It's ANZAC Day again, so the traditional article about Down Under (Tomorrow for us, but it's already tomorrow down thataway). Australian troops’ first encounters with tanks occurred after the ill-fated expedition to Turkey, when the ANZACs were transferred to the European theater. The trench warfare of the Western Front led to a new and different kind of hell.
Assigned to Fifth Army, under the interesting leadership of General Hubert Gough, in April of 1917 4th Australian Division, part of 1 Anzac under Lt Gen Sir William Birdwood...
...found themselves in the vicinity of the town of Bullecourt. Now a tiny little town about midway between the more famous localities of Arras and Cambrai, in the Spring of 1917 it had been fortified and incorporated into the Hindenberg Line.
Bullecourt after the battle. A destroyed tank is located in the lower right quarter of the picture. AWM Image
A large push had been ordered by the French commander, Nivelle. Kick-off was the morning of 9th April, and the main effort for that day was to Fifth Army’s left, at Arras. Results were better than expected, and the Candians achieved their landmark victory at Vimy Ridge. Gough was, perhaps, feeling a little left out, and despite the fact that he had had to give away much of his artillery, and reports were coming back that the remaining artillery had not destroyed the German wire, he had concluded that the Hindenberg line was not being well defended, and Bullecourt could be flanked. Birdwood was not best pleased with the instruction to enter the 1,500m of open ground between Bullecourt and the next town over, but there was a mitigating factor. Field Marshal Haig had given Gough 11th company of D Battalion of the Heavy Machine Gun Corps. Twelve Mk I and II tanks.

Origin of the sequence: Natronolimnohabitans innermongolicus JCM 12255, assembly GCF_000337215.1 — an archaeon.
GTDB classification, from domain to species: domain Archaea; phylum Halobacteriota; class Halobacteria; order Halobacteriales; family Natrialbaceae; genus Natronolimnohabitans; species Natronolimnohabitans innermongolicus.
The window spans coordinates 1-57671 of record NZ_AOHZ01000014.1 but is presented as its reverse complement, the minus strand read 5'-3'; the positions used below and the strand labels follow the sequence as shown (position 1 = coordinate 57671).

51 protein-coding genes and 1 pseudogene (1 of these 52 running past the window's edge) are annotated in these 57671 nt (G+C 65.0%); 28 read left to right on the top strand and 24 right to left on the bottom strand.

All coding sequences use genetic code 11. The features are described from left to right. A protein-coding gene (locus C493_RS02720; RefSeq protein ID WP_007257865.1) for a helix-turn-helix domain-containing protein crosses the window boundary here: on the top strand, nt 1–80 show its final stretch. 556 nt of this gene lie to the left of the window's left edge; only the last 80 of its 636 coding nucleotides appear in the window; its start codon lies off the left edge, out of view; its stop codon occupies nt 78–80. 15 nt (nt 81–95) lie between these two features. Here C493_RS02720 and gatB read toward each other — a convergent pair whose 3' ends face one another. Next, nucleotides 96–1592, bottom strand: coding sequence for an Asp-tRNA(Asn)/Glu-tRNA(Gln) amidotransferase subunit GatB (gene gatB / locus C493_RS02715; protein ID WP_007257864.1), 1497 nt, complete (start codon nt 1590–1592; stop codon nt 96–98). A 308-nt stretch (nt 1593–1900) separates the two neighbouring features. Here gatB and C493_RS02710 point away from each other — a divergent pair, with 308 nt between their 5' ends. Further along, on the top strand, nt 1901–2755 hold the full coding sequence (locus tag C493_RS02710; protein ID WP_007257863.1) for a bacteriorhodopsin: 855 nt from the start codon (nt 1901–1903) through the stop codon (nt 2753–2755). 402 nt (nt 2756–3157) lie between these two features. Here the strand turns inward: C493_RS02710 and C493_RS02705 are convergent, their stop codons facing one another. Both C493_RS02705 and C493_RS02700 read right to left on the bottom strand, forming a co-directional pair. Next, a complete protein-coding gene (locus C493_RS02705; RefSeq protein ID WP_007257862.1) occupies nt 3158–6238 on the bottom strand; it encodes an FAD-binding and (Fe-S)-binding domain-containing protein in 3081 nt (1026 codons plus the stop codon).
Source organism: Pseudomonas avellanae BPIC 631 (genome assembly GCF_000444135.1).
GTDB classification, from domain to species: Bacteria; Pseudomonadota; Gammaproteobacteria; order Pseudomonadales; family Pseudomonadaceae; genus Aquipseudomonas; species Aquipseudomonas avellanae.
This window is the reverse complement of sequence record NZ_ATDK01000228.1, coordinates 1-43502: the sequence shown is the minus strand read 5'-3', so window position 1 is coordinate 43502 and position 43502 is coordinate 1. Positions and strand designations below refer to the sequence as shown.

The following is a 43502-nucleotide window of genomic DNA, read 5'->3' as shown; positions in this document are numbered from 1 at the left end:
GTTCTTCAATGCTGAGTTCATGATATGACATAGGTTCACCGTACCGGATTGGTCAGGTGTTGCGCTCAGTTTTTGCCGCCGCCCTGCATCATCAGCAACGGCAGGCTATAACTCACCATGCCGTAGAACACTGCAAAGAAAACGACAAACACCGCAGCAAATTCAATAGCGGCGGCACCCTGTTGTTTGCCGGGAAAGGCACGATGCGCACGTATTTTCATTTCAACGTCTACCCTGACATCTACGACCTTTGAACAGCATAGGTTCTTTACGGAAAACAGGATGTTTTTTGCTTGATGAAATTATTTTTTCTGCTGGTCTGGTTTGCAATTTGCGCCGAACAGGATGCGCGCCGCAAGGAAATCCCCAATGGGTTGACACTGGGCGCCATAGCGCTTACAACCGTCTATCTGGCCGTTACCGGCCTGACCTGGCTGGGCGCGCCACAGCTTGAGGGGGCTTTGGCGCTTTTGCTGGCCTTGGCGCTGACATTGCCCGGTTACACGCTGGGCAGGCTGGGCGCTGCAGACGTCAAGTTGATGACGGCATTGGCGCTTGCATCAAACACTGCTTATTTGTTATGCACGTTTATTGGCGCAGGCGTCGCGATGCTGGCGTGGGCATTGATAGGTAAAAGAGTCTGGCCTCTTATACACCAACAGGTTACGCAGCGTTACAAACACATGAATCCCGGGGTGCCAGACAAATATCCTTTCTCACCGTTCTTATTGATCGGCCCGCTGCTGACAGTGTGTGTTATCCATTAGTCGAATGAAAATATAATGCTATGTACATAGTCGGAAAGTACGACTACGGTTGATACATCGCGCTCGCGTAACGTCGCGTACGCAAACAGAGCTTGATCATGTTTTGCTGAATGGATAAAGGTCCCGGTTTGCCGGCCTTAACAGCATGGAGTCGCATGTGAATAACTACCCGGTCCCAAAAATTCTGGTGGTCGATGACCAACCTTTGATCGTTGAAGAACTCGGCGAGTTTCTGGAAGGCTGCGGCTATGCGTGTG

Mk I tank
This was, of course, many months prior to the seminal Battle of Cambrai, which placed tanks firmly on the map. As a result, few people knew quite what to expect from them, but there was no doubting the ‘Can-do’ attitude of the tankers. Gough was visited by the CO of the tank battalion, LTC Hardress-Loyd, and the CO of 11 Coy, Major Watson. They believed that their tanks could make up for the lack of artillery support, they proposed that they precede the infantry, eschewing any preparatory artillery barrage in favour of surprise, and deal with the strongpoints allowing the Australian infantry to move forward against much less opposition. And they could do it tomorrow.
Unfortunately, despite the best enthusiasm of the tankers, they were simply not capable of delivering on their promise. There were four main problems.
- The tanks were Mk I and IIs . Hideously unreliable, and so lightly armored that even small arms had a reasonable chance of going through their skin.
- The crews were new to their jobs, the unit only having been stood up a couple of months earlier. Major Watson was a transfer from a cyclist battalion.
- The Australians had never seen tanks before, and had absolutely no concepts of how to work with them. In fairness, as tanks were generally new to everyone, this was hardly a problem unique to the Australians, but with less than 24 hours to the off, they weren’t exactly being given an opportunity to redress this problem.
- The Germans, under General Otto von Moser, apparently had not been informed by Gough that they were supposed to be retreating. They had no interest in giving up their portion of the Hindenberg Line.
The attack didn’t happen. The tanks were too slow making it to their jump-off point, and thirty minutes after the attack was to be launched, at 5am the word went out to that the mission was scrubbed. This did not sit well with the men of the West Yorkshire Regiment, who, believing that the Aussies had attacked as planned, found themselves having made it to the German lines, and then having to withdraw afterwards being unable to hold position, with the resultant levels of casualties. It would have been nice had the Australians let them know that their attack was not a sure thing.
Hindenberg Line in front of Bullecourt (which is to the right of the picture)